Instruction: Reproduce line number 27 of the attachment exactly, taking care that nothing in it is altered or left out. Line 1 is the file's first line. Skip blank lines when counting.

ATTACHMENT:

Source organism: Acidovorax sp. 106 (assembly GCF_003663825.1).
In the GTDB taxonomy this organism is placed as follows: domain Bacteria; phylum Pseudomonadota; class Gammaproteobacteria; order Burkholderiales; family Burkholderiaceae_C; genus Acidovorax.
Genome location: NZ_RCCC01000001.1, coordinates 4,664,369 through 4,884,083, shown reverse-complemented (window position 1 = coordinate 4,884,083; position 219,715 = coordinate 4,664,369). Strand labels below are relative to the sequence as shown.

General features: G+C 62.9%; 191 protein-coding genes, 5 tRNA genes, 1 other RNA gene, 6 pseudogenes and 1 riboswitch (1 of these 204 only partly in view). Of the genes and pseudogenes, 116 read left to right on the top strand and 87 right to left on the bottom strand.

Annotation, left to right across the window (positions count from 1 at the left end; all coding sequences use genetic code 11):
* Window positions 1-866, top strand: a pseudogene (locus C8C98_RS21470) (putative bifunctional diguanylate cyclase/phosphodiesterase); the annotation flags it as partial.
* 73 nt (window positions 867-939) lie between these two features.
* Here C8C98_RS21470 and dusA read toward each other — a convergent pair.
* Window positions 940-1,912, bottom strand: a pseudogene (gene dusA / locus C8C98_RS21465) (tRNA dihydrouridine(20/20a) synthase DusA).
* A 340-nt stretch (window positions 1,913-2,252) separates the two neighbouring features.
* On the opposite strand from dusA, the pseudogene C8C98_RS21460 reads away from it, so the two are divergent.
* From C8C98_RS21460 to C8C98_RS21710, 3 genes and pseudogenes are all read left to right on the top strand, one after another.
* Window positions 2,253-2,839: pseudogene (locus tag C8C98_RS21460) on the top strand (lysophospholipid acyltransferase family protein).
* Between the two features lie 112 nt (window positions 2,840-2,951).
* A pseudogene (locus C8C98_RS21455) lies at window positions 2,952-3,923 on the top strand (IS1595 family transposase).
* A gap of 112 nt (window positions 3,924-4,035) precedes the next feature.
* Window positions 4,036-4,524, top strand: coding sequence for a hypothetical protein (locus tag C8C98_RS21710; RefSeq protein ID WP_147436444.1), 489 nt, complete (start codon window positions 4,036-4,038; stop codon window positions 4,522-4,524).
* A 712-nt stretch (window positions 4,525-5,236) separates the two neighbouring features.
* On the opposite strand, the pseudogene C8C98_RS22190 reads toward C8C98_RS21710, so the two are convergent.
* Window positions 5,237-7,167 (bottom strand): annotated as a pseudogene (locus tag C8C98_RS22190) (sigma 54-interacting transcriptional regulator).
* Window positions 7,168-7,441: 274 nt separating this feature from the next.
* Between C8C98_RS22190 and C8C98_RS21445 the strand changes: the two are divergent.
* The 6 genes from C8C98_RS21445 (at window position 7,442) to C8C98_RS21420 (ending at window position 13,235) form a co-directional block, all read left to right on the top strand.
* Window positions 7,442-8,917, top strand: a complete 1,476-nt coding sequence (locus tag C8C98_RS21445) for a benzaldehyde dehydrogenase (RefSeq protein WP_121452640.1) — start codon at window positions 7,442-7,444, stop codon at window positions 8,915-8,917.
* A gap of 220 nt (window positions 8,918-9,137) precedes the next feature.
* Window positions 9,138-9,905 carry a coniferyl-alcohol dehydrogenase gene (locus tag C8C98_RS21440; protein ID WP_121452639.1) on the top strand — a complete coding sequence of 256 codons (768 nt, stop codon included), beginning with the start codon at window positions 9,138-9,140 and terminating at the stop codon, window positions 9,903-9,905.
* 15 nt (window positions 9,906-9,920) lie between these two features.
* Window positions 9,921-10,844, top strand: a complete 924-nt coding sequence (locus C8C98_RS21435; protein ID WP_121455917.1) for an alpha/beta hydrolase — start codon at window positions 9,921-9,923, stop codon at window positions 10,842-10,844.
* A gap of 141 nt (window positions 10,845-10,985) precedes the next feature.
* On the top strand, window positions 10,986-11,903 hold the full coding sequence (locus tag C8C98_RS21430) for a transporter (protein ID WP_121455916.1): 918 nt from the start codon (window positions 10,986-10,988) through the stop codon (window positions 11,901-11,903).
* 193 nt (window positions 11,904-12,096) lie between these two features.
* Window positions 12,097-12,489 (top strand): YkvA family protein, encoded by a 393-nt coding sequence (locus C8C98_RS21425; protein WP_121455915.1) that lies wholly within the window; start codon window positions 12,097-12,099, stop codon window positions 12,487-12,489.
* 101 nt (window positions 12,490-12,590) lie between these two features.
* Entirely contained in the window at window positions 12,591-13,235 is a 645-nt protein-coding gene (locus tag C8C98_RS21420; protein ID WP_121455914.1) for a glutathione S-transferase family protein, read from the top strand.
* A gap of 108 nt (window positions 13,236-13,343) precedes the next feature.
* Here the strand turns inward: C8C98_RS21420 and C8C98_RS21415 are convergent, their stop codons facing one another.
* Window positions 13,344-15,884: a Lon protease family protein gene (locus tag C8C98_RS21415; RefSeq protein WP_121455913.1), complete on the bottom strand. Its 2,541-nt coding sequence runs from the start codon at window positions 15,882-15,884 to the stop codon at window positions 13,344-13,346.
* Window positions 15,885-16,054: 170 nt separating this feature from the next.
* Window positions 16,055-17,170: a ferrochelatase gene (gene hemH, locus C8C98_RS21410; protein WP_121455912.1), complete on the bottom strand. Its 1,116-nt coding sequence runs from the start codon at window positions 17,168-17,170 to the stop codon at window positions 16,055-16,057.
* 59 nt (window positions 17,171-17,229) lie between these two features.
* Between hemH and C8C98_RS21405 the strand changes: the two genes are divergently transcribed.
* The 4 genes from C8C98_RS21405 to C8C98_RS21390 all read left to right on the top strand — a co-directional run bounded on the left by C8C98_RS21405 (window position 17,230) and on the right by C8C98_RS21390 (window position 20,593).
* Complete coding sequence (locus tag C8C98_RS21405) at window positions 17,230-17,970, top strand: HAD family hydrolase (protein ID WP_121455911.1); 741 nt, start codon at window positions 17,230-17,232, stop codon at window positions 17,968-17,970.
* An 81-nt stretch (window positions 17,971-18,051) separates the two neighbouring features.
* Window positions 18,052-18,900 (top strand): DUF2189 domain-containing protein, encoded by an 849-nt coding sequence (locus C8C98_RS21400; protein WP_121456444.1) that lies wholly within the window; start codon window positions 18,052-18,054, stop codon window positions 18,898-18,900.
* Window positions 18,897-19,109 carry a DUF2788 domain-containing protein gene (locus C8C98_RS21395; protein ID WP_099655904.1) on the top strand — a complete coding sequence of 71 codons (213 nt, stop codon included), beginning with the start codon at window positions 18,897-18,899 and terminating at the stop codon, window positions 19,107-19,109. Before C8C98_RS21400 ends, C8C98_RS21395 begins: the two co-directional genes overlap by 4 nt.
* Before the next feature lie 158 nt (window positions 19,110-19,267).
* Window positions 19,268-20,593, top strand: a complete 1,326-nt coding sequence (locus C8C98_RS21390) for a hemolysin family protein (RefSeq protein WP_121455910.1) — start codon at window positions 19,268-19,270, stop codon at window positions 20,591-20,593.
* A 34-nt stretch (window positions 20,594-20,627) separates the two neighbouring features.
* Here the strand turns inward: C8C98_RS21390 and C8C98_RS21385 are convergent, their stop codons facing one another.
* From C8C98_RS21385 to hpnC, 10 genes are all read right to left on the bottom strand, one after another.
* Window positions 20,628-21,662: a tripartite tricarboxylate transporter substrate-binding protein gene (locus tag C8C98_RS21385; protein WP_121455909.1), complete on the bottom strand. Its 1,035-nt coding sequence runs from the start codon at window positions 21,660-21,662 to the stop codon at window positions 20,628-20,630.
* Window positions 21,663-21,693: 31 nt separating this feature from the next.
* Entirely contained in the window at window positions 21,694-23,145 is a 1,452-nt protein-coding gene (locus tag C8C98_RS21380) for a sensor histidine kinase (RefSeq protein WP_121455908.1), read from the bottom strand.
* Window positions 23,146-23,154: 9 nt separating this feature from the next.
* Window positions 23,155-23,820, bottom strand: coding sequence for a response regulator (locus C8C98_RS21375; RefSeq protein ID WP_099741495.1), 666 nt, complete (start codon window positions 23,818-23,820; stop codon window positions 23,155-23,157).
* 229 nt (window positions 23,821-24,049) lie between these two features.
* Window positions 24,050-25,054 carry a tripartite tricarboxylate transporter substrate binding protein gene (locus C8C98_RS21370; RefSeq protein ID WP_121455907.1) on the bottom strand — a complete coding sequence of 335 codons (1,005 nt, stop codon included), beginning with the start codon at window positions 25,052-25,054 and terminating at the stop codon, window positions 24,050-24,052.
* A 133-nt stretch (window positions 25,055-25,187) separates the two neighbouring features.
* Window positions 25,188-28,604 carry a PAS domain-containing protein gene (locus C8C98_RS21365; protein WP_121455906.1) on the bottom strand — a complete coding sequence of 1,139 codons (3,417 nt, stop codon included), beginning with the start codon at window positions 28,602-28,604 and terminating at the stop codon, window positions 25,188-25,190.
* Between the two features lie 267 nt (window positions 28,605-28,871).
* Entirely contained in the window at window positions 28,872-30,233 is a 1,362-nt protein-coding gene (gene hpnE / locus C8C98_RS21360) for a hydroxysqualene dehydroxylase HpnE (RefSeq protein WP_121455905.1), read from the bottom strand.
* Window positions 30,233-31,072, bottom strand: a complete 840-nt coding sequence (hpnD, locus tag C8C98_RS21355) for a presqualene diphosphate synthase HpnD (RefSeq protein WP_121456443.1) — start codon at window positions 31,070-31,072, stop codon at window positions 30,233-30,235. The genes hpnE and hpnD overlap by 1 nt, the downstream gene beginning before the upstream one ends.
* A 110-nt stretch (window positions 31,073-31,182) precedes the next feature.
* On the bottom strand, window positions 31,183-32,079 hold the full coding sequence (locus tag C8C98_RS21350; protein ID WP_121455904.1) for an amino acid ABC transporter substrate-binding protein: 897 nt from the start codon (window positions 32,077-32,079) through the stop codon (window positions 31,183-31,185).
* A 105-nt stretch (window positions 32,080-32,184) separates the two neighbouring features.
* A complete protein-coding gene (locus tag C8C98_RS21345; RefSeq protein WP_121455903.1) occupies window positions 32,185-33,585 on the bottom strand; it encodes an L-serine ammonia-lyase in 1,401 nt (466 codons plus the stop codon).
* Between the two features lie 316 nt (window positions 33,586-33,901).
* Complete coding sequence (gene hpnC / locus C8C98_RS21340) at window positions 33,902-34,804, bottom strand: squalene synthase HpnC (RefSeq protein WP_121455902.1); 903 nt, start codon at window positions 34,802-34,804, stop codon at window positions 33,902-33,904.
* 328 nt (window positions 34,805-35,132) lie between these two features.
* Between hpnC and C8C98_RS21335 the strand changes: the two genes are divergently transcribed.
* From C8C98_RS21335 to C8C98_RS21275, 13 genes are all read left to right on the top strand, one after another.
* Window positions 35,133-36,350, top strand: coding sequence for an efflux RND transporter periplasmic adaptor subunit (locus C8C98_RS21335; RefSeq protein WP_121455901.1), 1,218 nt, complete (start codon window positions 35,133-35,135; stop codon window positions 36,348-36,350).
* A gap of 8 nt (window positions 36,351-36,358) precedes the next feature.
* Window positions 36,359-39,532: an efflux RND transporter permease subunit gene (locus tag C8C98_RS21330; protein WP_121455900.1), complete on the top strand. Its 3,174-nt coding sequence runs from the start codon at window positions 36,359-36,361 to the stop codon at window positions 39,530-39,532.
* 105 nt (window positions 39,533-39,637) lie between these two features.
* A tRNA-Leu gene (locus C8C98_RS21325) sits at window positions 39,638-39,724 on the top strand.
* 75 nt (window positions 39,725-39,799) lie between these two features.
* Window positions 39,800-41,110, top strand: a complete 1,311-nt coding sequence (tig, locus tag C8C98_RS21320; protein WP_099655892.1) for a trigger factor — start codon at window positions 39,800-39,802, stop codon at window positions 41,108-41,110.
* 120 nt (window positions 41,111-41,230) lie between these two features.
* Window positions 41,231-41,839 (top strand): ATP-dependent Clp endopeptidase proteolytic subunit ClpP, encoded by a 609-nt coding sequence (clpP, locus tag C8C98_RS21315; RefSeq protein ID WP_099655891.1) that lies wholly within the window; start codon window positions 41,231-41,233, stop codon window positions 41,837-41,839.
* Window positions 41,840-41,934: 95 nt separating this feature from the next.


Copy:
* 15 nt (window positions 9,906-9,920) lie between these two features.